Mid-Course Corrections

Posted: 26 May 2011 in Reflections

Most of my regular gaming slots are being usurped by family and work for other things at the moment; so I need to refocus on what I can play while travelling, or during my lunch break.

The things that work well for this are generating background, Classic Traveller, and dungeon crawls, so you can expect to see more of those. CT is particularly good because of the lined-paper battlemat for combat.

Which brings me to another musing; at what point have I changed enough of CT that it isn’t CT any more? Currently I’ve replaced Book 1 with Savage Worlds, and I’m in the process of replacing much of Books 2 and 3 with Stars Without Number. I don’t use the Official Traveller Universe any more; haven’t done that for years. The only things that look likely to survive at this point are some of the background feel, and the random encounter tables.

It’s like William’s Axe, which I saw on display in a museum in Normandy; the handle and the head have both been replaced many times, so in what way is it still his axe?

What are the defining aspects of CT for you?

  1. David Billinghurst says:

    I think what defines Traveller is that Jumps take one week, no matter if you Jump one parsec or six, and there is no faster-than-light communication. I think every thing else is up for grabs and has been played around with at least once over the various versions.

    The thing about communication-limited-to-the-speed-of-jump is that it gives a vaguely Age of Exploration background vibe to the game where the characters essentially ride their own information wavefront.

  2. Erin says:

    Character generation is what makes CT for me (and the risk of being dead before you start playing). Not saying that’s good or bad, just that it’s a defining characteristic.

  3. thetailrace says:

    The point at which the Arionad has left CT altogether comes when Captain Arion beams up to the USS Dolphin and orders the helmsman to ‘Set a course to Corinth- Warp 5’ :. The defining aspects of CT for me are a) Star travel- for many settings, such as the Star Trek setting as an example, a 19 parsec journey barely merits a scene change. Whereas in Traveller 19 parsecs in a Jump-2 ship is going to take several weeks, with issues such as refuelling, maintenance and life support even if you can avoid dealing with the locals. Star travel is an adventure in itself :). b)uwp -and by extension starmapping, with a string of numbers and letters plus some symbols on a 8 by 10 hex grid you can infer the dynamics of a section of interstellar society. Add in the fact that the data the players is working on may be out of date or deliberately inaccurate gives even more scope. c) Economics, again looking at a traveller starmap you know how much it’s going to cost to travel from one system to another, with various options concerning price and perhaps certain perils..Low Passage anyone?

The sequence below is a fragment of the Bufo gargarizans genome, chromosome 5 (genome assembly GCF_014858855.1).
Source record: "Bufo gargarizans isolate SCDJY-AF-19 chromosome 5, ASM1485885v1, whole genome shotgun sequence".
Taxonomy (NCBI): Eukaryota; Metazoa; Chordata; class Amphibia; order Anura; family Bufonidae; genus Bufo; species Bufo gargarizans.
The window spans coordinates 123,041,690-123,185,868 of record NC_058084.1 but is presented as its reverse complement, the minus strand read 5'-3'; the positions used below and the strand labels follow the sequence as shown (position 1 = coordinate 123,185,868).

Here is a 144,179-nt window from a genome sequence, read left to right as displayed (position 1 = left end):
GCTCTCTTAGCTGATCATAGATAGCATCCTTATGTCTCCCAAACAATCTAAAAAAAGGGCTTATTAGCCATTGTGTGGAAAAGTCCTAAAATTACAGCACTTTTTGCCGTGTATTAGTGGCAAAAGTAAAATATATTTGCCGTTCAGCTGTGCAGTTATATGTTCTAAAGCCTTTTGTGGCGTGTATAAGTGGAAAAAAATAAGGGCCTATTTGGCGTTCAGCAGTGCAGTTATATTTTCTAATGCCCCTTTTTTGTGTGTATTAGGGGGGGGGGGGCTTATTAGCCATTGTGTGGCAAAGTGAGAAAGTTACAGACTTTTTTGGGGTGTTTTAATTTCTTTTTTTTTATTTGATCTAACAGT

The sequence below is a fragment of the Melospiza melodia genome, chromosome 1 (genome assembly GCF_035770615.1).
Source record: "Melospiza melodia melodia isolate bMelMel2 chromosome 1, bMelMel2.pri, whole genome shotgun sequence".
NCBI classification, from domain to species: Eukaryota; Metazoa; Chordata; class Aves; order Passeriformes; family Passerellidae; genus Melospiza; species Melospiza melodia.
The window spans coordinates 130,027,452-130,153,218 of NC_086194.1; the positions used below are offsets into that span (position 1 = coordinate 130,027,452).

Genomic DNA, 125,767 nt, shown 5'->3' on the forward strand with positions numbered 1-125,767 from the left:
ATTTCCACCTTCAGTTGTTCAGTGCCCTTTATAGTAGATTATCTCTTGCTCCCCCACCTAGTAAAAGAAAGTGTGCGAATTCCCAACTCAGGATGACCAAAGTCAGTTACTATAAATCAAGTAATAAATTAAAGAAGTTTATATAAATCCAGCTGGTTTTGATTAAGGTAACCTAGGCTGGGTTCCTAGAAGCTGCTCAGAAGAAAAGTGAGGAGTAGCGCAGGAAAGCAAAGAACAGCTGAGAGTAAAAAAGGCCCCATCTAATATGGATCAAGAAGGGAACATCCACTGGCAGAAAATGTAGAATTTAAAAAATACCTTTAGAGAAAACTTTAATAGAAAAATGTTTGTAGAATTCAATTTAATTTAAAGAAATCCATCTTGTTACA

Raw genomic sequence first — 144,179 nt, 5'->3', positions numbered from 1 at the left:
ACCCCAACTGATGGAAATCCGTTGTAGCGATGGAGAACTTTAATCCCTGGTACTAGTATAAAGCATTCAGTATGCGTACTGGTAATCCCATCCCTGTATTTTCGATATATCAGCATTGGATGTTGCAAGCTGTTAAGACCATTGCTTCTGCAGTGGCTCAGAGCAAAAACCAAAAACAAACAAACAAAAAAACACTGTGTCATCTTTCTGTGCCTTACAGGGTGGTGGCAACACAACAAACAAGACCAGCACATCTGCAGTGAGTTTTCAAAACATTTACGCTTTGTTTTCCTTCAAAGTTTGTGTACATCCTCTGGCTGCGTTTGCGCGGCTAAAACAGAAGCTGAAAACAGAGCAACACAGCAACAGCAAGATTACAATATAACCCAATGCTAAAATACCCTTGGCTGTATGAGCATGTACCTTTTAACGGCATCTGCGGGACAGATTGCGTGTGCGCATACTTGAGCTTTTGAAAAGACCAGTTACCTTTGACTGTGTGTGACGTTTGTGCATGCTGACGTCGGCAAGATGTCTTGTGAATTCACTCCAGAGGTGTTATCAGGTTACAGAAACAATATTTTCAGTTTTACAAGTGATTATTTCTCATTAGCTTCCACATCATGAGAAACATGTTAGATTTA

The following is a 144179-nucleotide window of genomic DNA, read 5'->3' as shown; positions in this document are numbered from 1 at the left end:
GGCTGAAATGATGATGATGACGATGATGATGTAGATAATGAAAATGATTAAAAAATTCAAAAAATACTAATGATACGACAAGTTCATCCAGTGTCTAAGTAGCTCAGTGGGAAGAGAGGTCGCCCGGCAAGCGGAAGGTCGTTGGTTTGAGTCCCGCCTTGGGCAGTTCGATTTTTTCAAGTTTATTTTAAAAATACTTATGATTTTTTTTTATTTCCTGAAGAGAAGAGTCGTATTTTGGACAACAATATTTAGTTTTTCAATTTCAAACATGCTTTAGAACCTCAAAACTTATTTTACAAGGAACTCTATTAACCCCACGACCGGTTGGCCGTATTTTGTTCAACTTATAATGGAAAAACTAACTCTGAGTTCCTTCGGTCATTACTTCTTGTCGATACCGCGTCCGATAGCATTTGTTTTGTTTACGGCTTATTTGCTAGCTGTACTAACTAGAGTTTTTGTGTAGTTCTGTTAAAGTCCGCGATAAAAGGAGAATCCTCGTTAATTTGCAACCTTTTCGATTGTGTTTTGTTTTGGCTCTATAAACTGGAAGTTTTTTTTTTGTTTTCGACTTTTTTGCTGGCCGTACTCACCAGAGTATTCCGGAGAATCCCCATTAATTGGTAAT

Basically to equate CT with Williams Axe…if it look like his axe and handles like his axe…then it’s Williams Axe. 😀

  4. andyslack says:

    Thanks fellas, good stuff… The thought was prompted by the fact that even when I was running a campaign set on Ringworld using 2300AD rules, the players continued to refer to it as “Andy’s Traveller game”. 🙂

    For me personally, the things that make it Traveller are…

    1. News travels no faster than the fastest ship; worlds are about a week apart in jumpspace, and ships are inviolate and out of contact during jump.

    2. The Scout Service, and the traditional scouts – irascible, insubordinate loners.

    3. Ship crew sizes. The crew should be about the same number of people as a party of players.

    4. World generation. This was unchanged for most editions, GT being the exception that stands out for me.

  5. andyslack says:

    So for Heart of the Scorpion, you’ll see…

    Jumps take a week, and no FTL comms: Check.
    CT character generation: Nope, sorry, not my cup of tea any more.
    Star Trek: Absolutely not.
    Scout service: Check.
    Ship crew sizes: Check.
    World generation: Umm, sort of.

    That’s 4.5 out of 6, so I guess even with this level of surgery, it’s still Traveller. 🙂

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